January 5, 2019 § Leave a comment
“As best I tried, no matter which musical genre I played, I couldn’t detect a “signature” Boulder sound; put succinctly, this combo is about as neutral as it gets. Good recordings sounded good; great recordings sounded great; crappy recordings sounded, well, crappy. Therein lies the audiophile’s conundrum: be careful what you wish for. A fundamentally neutral sounding combination like the Boulder duo will give you exactly what’s on the recording, not more, not less. Your only choice to tune the sound more or less to your liking is to play with cables, different analog decks and cartridge combos, that’s about it. The preamplifier and power amplifier do what they ought to in first place: get out of the sound.”
December 31, 2018 § Leave a comment
“Another thing that the Noble electronics do not short-shrift is three dimensionality. Of course, an omnidirectional loudspeaker like the 101 E Mk.II, with 360-degree dispersion (and no enclosure), is a paragon of 3-D sound—to the extent that it is the one transducer I’m familiar with capable of making digital seem as if it’s got nearly as much bloom as analog. Already notably three-dimensional with the other speakers I used, the Noble amp and preamp made the Radialstrahlers sound, as I once said about their big brothers, the X-Tremes, like the sonic equivalent of going to a stage play rather than watching a movie. Indeed, the 101 omnis’ inherent ability to project musical energy in all directions rather than merely forward (or forward and back) is highly realistic—and a large part of the reason the Radialstrahlers sound so thrilling and real with the right sources and electronics. The Noble Line gear did them proud in this regard.
I could go on about the 101 E Mk.IIs—about their incredibly lifelike power-range weight and impact, about their bottommost octaves (which are said to extend to 22Hz), about their uncannily natural reproduction of voices, brasses, and strings, about their boxless openness and vast soundstage—and even though some of these things would also be to the credit of the Noble Line electronics driving them, the Radialstrahlers are not the subject of this review. It is the N11 and N15 that I’m focusing on, and the bottom line here is plain. Neither the amp nor the preamp is the last word in high-end electronics (even in the MBL lines), but then they don’t cost anything close to what that last word costs. What they are, like the MBL Radialstrahlers they pair up with so beautifully, is thrilling to listen to—a little dark, a little soft and sweet on top, a little lower in top-end extension and resolution than their $100k+ competition, but always enjoyable, powerful, and musical, and, given the right source and pairing, fully capable of a realism that raises goosebumps and of a soundfield of head-slapping breadth, width, and depth. In sum, these are components I can recommend to every kind of listener, and particularly to those with Magneplanar or MBL loudspeakers.”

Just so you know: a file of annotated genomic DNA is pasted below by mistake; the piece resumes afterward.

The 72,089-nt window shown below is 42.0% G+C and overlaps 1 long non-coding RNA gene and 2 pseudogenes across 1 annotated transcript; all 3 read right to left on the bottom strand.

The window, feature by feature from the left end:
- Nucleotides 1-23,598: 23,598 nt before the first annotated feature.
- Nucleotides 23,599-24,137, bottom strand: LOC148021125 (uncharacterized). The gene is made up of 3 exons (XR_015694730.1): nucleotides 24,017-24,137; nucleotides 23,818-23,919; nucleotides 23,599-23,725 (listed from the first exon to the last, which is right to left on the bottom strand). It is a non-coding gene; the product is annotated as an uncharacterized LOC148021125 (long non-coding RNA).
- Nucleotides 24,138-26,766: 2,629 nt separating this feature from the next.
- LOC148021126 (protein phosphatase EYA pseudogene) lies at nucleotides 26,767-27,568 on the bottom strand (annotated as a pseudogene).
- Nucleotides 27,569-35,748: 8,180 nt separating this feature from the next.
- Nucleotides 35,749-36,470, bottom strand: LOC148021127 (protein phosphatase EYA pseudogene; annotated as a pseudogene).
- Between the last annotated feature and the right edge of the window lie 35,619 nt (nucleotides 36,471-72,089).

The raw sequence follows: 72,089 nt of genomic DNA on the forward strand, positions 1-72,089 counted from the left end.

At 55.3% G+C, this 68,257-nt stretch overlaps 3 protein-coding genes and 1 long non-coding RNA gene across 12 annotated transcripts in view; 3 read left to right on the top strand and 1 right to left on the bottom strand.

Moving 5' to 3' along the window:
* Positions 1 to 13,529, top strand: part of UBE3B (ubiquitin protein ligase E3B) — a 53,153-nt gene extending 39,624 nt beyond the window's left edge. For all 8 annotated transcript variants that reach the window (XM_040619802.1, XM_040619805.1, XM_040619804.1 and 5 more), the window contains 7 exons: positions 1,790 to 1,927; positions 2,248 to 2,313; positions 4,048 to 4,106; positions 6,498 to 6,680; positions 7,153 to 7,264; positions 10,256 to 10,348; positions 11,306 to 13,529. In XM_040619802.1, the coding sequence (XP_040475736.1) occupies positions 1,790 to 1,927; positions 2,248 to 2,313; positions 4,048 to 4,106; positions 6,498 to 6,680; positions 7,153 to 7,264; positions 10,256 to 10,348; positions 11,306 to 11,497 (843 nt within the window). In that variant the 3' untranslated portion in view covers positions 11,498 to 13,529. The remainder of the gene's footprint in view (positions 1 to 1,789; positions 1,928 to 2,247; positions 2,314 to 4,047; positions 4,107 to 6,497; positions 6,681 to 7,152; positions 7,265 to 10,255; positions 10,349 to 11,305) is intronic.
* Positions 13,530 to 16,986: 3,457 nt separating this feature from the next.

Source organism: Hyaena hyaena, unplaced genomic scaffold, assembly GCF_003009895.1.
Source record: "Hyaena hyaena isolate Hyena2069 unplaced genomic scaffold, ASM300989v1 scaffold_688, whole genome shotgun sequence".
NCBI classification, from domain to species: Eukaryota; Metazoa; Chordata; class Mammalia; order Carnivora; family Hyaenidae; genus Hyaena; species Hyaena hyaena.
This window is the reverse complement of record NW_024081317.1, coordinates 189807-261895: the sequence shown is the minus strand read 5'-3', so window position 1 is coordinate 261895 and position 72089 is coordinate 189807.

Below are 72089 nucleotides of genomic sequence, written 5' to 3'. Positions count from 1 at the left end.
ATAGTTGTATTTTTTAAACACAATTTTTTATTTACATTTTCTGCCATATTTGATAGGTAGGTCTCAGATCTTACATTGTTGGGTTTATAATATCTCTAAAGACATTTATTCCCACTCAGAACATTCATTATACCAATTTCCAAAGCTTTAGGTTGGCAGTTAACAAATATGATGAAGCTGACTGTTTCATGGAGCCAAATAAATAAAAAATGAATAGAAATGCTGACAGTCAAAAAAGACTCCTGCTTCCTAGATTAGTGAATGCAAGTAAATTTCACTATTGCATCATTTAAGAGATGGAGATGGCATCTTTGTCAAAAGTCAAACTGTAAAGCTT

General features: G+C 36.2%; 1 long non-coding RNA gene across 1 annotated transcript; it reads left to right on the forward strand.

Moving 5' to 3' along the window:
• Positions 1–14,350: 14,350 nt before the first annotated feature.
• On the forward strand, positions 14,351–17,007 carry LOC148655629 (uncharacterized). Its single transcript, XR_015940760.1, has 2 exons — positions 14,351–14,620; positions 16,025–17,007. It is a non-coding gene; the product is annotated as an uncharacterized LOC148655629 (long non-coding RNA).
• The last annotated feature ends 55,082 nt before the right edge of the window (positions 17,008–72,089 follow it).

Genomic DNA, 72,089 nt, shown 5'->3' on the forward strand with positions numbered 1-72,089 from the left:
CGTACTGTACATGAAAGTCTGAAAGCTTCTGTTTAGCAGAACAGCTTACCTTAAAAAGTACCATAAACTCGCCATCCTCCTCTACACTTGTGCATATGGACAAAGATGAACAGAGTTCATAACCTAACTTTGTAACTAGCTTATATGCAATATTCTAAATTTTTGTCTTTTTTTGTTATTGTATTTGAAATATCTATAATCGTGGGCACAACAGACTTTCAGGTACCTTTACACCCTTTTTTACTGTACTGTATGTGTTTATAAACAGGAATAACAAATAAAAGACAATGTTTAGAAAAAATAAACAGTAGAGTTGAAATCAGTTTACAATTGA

December 24, 2018 § Leave a comment
‘As I listened more, I began to concentrate less on the performance of the SD 6.2 within specific frequency bands. For instance, when I tried to focus on what the AVM was doing in the bass, I realized I was assessing more the sound of the speakers than of the electronics. This became obvious when I swapped out the EgglestonWorks Kivas, which are fairly large, three-way floorstanders, for Monitor Audio’s smallish, two-way, Studio stand-mounts, then swapped the Kivas back in again. My takeaway from all of that was that the Ovation SD 6.2 had no problem of bass lightness or heavy-handedness. Its sound seemed perfectly neutral, feeding each pair of speakers exactly what it needed to produce excellent bass within that model’s capabilities.
Eventually, as I began to focus more on soundstaging, I came to find out that this largely depended on how the SD 6.2 handled high-frequency subtleties. Basically, the AVM’s reproduction of the treble was so delicate and precise that its re-creations of the subtle cues of the acoustics of live venues were stunningly realistic. Concert recordings took on a more holographic nature in terms of soundstage depth, and my perception of the AVM’s ability to reproduce the ambience that placed me at the center of a soundfield — as opposed to looking in at it from a distance, from the outside — also increased.”